Bose-Einstein condensate in space
1 July 2020
D.C. Aveline (Jet Propulsion Laboratory – JPL, USA) with co-authors obtained Bose-Einstein condensate for the first time under microgravity on board the International Space Station . Bose-Einstein condensate is the name of atoms-bosons accumulated at zero energy and low temperatures. In ground-based experiments, the studies of condensate are hampered by the gravitational force. To compensate, experiments were conducted in falling setups, as well as on airplanes and suborbital rockets. But optimal conditions exist on the Earth orbit. In the compact device brought to the ISS in 2018, 87Rb atoms undergo evaporative cooling in the atomic trap and are transferred to the required initial state. After cooling, the trap potential was off and light absorption on an expanding atomic cloud was registered. These observations showed that thrice as many atoms were transferred to the condensate state than in the same ground-based device, and the free-expansion time of the cloud reached a record value of ≈ 1 s. The main obstacle on the Earth was the gravitational field, whereas in space the residual forces acting on the condensate are due to the quadratic Zeeman effect. Bose-Einstein condensate is planned to be used in the studies of fundamental effects in on-orbit studies of quantum mechanics and General Relativity. For Bose-Einstein condensates see [2-5] and for the experiments in conditions of microgravity see .
 Aveline D C et al. Nature 582 193 (2020)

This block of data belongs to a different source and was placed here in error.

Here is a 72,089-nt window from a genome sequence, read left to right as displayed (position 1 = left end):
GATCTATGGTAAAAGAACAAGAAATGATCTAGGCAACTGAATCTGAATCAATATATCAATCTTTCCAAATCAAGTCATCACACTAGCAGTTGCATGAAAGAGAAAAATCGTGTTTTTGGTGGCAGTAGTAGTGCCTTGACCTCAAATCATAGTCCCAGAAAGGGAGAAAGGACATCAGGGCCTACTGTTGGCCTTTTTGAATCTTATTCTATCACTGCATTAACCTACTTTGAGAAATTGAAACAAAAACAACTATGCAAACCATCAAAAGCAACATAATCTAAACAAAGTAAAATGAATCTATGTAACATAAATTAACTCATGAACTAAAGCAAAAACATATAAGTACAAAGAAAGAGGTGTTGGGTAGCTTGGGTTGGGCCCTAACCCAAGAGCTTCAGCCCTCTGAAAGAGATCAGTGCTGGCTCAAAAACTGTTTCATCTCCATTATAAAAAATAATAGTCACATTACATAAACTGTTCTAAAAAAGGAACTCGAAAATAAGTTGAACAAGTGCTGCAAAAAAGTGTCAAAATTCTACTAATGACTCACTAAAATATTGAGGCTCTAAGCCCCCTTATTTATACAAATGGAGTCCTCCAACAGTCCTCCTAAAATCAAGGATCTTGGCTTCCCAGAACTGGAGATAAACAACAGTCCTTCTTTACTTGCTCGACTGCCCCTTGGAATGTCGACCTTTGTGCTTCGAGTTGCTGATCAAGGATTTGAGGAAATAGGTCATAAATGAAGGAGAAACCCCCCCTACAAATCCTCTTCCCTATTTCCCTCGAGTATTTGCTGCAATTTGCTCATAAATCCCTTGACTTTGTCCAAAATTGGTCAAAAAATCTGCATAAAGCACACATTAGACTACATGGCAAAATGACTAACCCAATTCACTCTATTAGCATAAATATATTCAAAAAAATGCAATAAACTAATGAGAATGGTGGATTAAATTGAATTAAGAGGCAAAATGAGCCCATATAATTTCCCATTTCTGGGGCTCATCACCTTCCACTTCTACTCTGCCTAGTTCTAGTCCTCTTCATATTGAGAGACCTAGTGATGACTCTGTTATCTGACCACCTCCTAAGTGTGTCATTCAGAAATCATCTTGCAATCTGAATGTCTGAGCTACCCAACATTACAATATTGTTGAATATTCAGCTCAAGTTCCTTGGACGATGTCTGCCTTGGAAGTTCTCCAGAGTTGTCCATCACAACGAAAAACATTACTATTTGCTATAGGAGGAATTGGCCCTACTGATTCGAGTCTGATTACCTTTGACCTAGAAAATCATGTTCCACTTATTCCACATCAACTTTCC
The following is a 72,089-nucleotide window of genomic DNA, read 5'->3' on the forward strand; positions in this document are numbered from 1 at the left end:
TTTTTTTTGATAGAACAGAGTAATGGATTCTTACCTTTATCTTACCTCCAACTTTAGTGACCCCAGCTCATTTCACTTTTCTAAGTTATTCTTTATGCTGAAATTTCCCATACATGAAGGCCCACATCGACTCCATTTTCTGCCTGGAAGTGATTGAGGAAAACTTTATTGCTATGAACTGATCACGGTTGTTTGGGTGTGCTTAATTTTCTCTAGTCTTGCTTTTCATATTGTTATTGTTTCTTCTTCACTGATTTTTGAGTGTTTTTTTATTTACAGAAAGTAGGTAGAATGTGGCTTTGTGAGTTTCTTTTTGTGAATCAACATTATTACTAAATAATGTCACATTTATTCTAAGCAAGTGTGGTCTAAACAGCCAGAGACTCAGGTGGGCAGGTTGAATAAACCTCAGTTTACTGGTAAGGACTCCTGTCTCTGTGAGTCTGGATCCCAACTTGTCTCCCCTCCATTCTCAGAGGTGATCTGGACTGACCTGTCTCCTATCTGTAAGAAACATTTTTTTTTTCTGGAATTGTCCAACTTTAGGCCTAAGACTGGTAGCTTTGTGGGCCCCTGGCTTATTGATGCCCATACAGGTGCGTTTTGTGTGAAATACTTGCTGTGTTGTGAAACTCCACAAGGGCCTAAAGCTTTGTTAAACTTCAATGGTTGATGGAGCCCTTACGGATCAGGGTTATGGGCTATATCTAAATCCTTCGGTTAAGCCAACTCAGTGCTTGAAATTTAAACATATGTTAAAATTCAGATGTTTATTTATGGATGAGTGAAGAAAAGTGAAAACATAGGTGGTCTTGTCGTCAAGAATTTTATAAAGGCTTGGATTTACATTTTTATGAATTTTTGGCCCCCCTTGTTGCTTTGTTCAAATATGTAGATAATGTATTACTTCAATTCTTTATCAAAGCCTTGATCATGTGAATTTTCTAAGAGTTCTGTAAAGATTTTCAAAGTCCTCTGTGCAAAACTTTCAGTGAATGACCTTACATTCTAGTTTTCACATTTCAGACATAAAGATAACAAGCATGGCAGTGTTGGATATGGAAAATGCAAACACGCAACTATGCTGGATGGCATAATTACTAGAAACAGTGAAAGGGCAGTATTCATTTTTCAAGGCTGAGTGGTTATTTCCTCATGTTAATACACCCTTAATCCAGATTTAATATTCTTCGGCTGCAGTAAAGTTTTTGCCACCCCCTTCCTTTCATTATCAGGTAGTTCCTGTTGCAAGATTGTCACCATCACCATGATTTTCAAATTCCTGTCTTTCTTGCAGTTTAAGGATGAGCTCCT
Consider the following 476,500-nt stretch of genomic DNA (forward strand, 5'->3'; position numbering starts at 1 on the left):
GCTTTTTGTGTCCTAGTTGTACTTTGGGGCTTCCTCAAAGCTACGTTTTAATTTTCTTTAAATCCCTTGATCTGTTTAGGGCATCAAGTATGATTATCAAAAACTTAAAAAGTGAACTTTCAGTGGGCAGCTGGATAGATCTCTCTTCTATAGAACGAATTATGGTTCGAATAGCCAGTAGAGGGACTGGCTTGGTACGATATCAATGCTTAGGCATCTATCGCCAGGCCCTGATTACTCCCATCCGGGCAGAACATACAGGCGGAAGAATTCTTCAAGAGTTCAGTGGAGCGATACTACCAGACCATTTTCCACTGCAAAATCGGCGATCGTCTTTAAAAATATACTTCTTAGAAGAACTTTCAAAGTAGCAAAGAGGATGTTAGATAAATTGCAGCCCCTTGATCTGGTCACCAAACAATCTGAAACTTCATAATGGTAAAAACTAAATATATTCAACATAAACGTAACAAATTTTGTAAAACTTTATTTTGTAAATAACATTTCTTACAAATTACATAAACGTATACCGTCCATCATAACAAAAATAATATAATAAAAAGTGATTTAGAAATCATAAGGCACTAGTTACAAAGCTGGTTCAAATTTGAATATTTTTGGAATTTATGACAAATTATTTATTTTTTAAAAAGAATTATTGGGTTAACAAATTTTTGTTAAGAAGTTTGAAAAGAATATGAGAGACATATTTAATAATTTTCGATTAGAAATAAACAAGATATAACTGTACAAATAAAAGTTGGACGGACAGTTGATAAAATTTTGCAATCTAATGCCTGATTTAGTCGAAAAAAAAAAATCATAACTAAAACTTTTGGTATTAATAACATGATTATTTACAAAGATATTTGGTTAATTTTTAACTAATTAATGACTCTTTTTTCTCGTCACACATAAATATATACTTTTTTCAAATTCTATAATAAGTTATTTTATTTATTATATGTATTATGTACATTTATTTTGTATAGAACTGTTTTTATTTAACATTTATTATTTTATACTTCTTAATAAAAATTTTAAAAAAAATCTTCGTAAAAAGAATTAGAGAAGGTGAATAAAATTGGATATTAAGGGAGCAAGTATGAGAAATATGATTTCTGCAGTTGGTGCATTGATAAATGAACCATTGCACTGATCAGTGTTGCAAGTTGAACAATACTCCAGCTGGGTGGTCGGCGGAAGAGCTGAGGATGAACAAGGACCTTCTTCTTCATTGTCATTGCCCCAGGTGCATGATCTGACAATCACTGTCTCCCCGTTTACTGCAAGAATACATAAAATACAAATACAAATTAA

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 Pitaevskii L P Phys. Usp. 49 333 (2006)
 Kagan M Yu, Turlapov A V Phys. Usp. 62 215 (2019)
 Isaev T A Phys. Usp. 63 289 (2020)
 Fortov V E, Khrapak A G, Khrapak S A, Molotkov V I, Petrov O F Phys. Usp. 47 447 (2004)
1 July 2020
O. Groning (Swiss Federal Laboratories for Materials Science and Technology and Federal Polytechnic School of Lausanna, Switzerland) with colleagues demonstrated in their experiment  a continuous molecule rotation under the action of quantum tunneling effect. In the “molecular motor” devised by them, the rotating rotor was a unit acetylene C2H2 molecule and the immobile starter was a cluster of three Pd atoms on the surface of a PdGa crystal with a broken rotational symmetry. The motor was less than 1 nm in size and consisted of only 16 atoms. Through the needle in the scanning tunnel microscope, the electronswere tunneled to a molecule, thus causing a constant-velocity molecule rotation in one direction. The motion in the opposite direction was blocked by the crystal atoms similar to the action of the ratchet gear. The unidirectionality of rotation exceeded 97 %, which is a record value for molecular motors designed hitherto. Rotation was observed even at temperatures below 17 K when classical rotation is impossible, which implied the quantum character of the effect. In future, fine effects of energy dissipation in processes with quantum tunneling will be investigated in such an experiment. For molecular motors and control over nanoparticle motion see [8-10].
 Stolza S et al. PNAS 117 14838 (2020)
 Romanovsky Yu M, Tikhonov A N Phys. Usp. 53 893 (2020)
 Rozenbaum V M, Shapochkina I V, Trakhtenberg L I Phys. Usp. 62 496 (2019)
 Gulyaev Yu V, Bugaev A S, Rozenbaum V M, Trakhtenberg L I Phys. Usp. 63 311 (2020)
1 July 2020